Korean Air took delivery of its first 787 Dreamliner — a 787-9 — today at Boeing South Carolina’s delivery center in North Charleston.
The Seoul-based airline had ordered a 787-8 Dreamliner in 2005, but after discussions with Boeing executives, the carrier decided to switch its order for the more popular 787-9 Dreamliner — pushing delivery to this year because of production schedules.
The 787-9 derivative is 20 feet longer than the 787-8 model. The aft- and midbody sections of all Dreamliners are produced in North Charleston, and final assembly of all but the 787-10 is split between North Charleston and Everett, Wash., sites.
Korean Air President Walter Cho said the extra space on the 787-9 allows for more seats, longer range and more cargo capacity, which makes flying “easier and more comfortable for our passengers.”
“The 787 Dreamliner will become a key member of Korean Air’s fleet as we introduce next-generation airplanes to our customers,” Cho said during a news conference to mark the delivery.
Korean Air will be the first carrier to operate the 787-9 in South Korea, and this jet is the first of 10 Dreamliners on order by the airline. Five 787-9s will be delivered this year.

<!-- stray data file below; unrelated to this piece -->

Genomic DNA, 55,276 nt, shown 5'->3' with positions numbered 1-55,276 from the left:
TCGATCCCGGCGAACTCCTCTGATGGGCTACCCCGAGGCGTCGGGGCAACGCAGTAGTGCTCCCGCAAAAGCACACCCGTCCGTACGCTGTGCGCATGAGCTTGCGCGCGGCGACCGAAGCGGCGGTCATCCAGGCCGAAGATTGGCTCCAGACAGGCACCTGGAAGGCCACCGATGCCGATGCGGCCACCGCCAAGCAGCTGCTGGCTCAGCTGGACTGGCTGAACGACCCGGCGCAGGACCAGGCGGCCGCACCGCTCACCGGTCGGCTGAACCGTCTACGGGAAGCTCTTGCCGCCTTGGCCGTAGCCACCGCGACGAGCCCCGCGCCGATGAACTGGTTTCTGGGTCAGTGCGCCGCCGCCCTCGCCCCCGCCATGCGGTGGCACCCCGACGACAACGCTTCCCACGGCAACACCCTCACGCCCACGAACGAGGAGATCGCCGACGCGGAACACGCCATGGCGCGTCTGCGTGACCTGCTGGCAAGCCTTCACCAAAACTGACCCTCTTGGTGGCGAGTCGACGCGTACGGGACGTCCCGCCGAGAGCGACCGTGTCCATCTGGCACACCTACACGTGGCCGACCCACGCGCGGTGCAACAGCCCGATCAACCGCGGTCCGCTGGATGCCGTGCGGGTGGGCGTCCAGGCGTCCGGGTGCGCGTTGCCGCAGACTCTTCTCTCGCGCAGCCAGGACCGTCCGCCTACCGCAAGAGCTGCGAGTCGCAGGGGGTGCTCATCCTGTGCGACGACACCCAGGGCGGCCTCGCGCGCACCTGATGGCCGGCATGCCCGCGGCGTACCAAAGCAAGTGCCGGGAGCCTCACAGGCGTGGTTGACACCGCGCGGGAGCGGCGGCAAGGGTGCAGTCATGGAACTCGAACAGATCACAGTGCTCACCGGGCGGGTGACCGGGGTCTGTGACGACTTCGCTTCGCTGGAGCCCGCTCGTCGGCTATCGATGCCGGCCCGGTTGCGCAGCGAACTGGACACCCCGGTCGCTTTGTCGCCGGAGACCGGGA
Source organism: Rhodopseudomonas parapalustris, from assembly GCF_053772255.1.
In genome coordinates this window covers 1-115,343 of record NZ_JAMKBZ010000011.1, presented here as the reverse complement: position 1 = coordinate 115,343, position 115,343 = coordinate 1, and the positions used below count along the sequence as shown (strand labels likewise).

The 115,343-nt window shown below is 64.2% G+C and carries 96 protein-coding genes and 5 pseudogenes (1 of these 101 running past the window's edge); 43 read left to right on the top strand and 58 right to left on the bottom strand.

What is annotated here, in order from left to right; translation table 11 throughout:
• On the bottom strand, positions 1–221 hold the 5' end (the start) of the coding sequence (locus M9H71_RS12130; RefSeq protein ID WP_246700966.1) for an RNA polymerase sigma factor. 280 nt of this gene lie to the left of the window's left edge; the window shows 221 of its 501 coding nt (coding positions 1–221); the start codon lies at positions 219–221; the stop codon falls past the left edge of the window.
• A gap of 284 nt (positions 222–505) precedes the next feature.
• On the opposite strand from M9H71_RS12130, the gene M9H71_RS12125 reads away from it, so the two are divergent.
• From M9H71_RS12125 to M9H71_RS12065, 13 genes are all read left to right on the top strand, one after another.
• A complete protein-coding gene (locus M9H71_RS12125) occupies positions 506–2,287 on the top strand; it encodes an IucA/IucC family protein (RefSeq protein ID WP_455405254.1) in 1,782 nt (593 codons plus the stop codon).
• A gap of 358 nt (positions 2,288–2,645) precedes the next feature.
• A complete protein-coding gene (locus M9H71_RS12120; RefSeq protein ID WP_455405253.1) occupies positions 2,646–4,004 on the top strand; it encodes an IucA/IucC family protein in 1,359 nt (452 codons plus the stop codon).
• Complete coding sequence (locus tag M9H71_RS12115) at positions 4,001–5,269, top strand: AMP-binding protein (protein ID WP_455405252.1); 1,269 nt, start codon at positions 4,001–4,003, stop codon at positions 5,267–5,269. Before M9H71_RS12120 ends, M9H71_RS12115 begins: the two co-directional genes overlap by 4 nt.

“With passenger air traffic growing with record numbers over the past few years, I believe that Korean Air’s new fleet of 787 Dreamliners could not come at a more opportune time,” said Rick Anderson, vice president of Northeast Asia sales for Boeing Commercial Airplanes.
Korean Air plans to fly the 787-9 jet domestically for a few months so pilots can adjust to the mechanics of a Dreamliner before launching long-haul international flights, airline officials said. International routes will include Toronto in June, followed by Madrid and Zurich.
The airline does not plan to add new routes to North America at this time but does plan to increase frequency of flights, including to Seattle, Los Angeles and Las Vegas, Cho said.
Korean Air’s continued expansion of international routes over the past few decades “helped to introduce the wonderful city of Seoul to the world,” Anderson said.
Korean Air’s fleet includes 175 aircraft operating more than 460 flights per day to 132 cities in 46 countries.
“I travel a lot to the U.S., and this is my first time to Charleston, and from what I’ve seen, this is a charming city,” Cho said before making the 15-hour trek back to Seoul with 20 other passengers aboard the 787-9 Dreamliner.